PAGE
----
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leering after girlhood

Goodbye to Girlhood - As Pop Culture Targets Ever Younger Girls, Psychologists Worry About a Premature Focus on Sex and Appearance
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vinyl and fishnet may be acceptable for the spooky set, but the Post reported this week that, according to researchers from the American Psychological Association, increasing sexualization of young girls contributes to harmful outcomes such as eating disorders, low self-esteem and depression. this kind of alarmist article inevitably incites pricks of trepidation as i read through it. i share the researchers' concern for the impact of marketing and consumerism on young people (both male and female, of a range of ages) -- at best, marketing exploits insecurities about body image, attractiveness, and social self-worth to motivate consumption of products that purport to ameliorate our perceived flaws. consumption practices, moreover, tie into broader schemas of social status, in which accelerated consumption promises to keep us ahead of the latest trend curves to maintain our social position, when fundamentally, the economic system benefits the small minority who hold power in our society.

yet despite my deep reservations about this cycle of marketing and consumption, i remain equally concerned about the kind of moral hyperventilating over girls emulating adult sexuality. the APA researchers appear to be dovetailing Ariel Levy's superficial line of reasoning around "raunch feminism," the notion that pop culture has co-opted feminist values of sex-positivism and female empowerment, regurgitating them into a raunchy obsession with stripper fashion and porn imagery -- pole-dancing classes and waxed nethers, chintzy thongs and salacious baby tees. ever since bobby socks came into fashion, if not earlier, adolescent girls have been clashing with their elders over the sexual propriety of their sartorial choices -- often in collusion with marketers who benefit from selling the image of maturity to young people.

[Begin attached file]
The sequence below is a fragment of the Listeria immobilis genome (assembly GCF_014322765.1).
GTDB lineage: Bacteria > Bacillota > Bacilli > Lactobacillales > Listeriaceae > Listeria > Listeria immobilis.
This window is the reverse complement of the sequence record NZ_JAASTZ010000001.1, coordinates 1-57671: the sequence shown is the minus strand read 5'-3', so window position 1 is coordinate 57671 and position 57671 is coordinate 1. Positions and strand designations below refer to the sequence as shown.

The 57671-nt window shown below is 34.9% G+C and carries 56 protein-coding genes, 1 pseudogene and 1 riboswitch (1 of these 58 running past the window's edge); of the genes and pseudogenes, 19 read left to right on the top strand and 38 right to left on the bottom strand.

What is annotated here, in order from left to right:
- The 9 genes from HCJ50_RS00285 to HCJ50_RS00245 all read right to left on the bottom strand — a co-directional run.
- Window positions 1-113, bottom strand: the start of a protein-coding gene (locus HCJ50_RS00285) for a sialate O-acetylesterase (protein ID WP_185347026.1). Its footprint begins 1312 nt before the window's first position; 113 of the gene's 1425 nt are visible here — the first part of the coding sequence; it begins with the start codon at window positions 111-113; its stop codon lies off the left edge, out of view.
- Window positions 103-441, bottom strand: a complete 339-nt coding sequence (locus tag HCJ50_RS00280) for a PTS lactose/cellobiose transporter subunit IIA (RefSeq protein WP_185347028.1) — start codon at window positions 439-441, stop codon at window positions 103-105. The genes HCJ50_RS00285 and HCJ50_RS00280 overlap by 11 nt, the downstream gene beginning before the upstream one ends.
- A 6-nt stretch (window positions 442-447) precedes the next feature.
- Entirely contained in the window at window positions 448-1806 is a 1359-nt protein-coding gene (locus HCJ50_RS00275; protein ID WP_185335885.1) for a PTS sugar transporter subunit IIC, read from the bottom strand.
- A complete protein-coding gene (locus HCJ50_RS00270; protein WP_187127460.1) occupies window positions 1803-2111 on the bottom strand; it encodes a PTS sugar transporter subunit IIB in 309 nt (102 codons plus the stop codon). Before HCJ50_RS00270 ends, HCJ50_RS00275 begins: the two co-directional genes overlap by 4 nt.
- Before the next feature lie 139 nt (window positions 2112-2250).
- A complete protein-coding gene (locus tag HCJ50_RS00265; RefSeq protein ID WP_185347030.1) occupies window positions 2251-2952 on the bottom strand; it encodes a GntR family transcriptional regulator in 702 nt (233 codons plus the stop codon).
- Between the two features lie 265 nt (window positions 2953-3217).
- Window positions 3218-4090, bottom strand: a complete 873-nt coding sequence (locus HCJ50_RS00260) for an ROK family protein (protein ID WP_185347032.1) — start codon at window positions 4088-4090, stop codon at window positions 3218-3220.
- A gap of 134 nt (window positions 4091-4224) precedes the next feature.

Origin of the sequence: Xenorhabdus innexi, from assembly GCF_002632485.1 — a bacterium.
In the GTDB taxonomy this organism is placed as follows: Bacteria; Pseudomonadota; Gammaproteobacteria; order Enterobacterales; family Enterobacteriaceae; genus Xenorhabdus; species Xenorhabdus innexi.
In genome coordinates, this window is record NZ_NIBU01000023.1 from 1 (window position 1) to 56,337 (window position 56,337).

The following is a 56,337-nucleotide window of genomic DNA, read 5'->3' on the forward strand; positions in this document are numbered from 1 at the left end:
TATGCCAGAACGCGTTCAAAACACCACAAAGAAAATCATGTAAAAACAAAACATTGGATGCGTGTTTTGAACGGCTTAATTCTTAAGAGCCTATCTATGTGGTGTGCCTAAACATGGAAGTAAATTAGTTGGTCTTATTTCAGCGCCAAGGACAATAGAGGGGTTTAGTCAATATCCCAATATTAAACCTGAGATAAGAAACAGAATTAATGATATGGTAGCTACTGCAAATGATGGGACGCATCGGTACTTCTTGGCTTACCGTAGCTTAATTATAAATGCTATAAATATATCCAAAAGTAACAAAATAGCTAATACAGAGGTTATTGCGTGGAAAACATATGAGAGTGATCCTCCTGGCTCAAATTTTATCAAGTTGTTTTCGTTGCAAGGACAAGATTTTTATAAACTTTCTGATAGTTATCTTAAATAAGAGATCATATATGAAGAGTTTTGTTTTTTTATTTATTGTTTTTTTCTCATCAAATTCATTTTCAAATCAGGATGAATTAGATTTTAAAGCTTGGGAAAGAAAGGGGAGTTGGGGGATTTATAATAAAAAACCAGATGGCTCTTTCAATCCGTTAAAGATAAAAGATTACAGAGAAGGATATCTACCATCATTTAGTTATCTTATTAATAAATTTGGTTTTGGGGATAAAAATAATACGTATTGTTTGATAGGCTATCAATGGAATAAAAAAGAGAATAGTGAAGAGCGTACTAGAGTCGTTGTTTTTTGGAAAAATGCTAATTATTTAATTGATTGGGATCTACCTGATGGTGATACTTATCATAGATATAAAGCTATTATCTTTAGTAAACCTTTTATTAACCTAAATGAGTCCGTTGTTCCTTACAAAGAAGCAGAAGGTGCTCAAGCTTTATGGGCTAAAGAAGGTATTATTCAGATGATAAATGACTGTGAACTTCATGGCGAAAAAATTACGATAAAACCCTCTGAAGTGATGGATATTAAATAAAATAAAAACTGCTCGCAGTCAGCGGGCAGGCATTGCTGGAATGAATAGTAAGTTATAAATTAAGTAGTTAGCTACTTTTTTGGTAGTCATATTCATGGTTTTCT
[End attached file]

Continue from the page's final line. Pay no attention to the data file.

but in examining this issue of girls and "sexualization," we need to look more closely at the ways in which our society tends to project fears about social and sexual reproduction onto young people -- especially young women. while the researchers acknowledged that boys can be targeted as well, social fears about sexual precocity inevitably revolve around girls, whose bodies are far more likely to become objects for control and obsession. in a culture that continually defines women's worth in terms of their appearance and attractiveness, why are we surprised when younger and younger girls are targeted and affected by these messages? and how ironic is it that we sexualize young girls as part of marketing schemes, and at the same time, attempt to punish and control sex offenders more and more harshly. are we really so repulsed by the sexualization of children, or are we continually lured by it?

of course, the liberal media and blogosphere (like Salon's otherwise excellent Broadsheet) just lap up this kind of study with little thought or criticism for the underlying assumptions or methodology.

APA report:
http://www.apa.org/pi/wpo/sexualization.html

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